Map 1. Intensity and spatial distribution of political violence in Central Sahel, 2021

Source: OECD (2022). Note: The Spatial Conflict Dynamics indicator (SCDi) represents four types of conflicts, depending on whether political violence is more or less intense and clustered than the regional average. The indicator uses a standardised grid of 50 by 50 km.

Past jihads were mainly confined to the Sahel

Most of the jihads that have developed in West Africa since the 18th century have been largely contained within the Sahel region (Map 2). In the west, the theocratic movements observed between 1725 and 1797 were rather localised in the Futa Jallon and Futa Toro and did not spread towards the south. In the Central Sahel, as well, the Hamdullahi Caliphate of Sheikhou Ahmadu (also known as Seeku Amadu and Shaykh Ahmad Lobbo), or Macina empire, was a purely Sahelian entity, centred on the Niger Inner Delta in today’s Mali. Only the jihad launched by Usman Dan Fodio in 1804 managed to spread much beyond its original capital region, reaching Ilorin in the south and Adamawa in the east, and overspilling the boundaries of present-day Nigeria to the west and east.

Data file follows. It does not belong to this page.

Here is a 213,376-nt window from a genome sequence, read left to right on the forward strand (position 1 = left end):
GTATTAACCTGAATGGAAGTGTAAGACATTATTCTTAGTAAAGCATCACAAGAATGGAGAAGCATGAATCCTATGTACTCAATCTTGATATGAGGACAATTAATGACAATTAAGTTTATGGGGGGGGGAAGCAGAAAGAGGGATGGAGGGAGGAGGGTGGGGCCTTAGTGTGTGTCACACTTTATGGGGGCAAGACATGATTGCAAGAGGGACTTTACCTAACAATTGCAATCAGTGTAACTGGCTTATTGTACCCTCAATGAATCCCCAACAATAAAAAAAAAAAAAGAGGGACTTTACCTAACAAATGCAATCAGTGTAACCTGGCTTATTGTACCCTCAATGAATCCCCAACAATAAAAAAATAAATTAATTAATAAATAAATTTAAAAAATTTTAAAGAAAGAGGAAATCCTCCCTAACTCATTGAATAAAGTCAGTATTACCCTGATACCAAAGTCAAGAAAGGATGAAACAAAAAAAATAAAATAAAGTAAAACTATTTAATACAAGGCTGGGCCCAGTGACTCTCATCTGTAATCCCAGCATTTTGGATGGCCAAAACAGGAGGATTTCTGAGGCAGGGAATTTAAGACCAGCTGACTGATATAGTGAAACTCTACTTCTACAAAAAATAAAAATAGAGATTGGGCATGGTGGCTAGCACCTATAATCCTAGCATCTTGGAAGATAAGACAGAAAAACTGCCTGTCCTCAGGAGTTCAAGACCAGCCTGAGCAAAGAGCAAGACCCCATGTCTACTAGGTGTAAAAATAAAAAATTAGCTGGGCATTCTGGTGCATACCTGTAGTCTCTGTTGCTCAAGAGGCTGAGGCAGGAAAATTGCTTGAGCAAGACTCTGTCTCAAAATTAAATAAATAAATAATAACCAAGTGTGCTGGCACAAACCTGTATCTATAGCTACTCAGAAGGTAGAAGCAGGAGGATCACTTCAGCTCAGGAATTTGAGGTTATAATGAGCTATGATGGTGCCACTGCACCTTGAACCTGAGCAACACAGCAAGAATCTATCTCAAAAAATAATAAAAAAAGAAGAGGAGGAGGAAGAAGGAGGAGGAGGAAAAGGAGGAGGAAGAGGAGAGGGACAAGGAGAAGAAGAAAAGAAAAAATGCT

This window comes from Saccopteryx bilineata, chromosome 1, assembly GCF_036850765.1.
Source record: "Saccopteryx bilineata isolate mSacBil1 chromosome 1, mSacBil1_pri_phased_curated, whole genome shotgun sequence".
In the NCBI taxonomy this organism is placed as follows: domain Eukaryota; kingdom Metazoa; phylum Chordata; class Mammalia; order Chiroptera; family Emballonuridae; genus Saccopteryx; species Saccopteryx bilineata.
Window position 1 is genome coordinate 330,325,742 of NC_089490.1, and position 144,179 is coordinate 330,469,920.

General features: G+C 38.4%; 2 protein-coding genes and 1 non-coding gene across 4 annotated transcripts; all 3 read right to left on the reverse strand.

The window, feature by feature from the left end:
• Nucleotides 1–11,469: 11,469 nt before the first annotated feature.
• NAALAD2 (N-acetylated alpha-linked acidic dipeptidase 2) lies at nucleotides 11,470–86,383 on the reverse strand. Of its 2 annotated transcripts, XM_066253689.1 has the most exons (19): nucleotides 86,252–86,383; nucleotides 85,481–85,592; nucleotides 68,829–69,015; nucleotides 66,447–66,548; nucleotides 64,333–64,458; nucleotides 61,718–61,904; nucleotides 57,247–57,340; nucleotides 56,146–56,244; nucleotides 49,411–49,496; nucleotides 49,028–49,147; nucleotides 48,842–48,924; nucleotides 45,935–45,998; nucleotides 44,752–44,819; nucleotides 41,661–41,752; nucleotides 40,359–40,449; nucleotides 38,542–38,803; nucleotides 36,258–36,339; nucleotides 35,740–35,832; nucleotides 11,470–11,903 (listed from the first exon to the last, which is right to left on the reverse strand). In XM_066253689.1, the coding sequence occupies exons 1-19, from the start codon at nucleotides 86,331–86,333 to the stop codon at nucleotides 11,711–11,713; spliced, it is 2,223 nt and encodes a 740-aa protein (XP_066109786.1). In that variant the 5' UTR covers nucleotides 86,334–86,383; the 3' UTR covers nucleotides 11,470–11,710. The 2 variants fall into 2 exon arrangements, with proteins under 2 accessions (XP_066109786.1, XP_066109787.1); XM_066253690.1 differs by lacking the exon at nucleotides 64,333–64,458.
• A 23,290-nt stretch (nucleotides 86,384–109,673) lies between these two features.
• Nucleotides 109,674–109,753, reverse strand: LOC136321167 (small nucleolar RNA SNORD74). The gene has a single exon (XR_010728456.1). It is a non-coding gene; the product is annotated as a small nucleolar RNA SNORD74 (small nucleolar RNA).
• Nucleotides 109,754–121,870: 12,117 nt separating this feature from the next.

The Sokoto Caliphate created by Dan Fodio, however, was noticeably different from the insurgencies inspired by Al Qaeda and the Islamic State in today’s Sahel. The Caliphate was a decentralised confederation of emirates that relied on slavery and a dedicated bureaucracy in Sokoto. Dan Fodio’s scholarly credentials (and those of his brother Abdullahi and his son Muhammad Bello) were also highly regarded in the region, which is hardly the case for many 21st-century jihadist leaders, and contributes to enhancing the historical legitimacy of the Caliphate.

Map 2. Main jihad areas in West Africa, 1725-1898

Source: Adapted from Miles (2018) by the authors.

The wave of jihads launched in reaction to colonisation during the second half of the 19th century was also principally waged within the Sahel and its southern peripheries. The Toucouleur empire of Al-Hajj Umar Tall extended from Timbuktu in the north to the Futa Jallon in today’s Guinea. Further west, Al-Hajj Muhamad al-Amin’s uprising against the French was largely confined to the Tambacounda region in today’s Senegal. Samori Touré’s Wassoulou empire briefly expanded south into northern Ghana and Ivory Coast from its stronghold in the Guinean Highlands.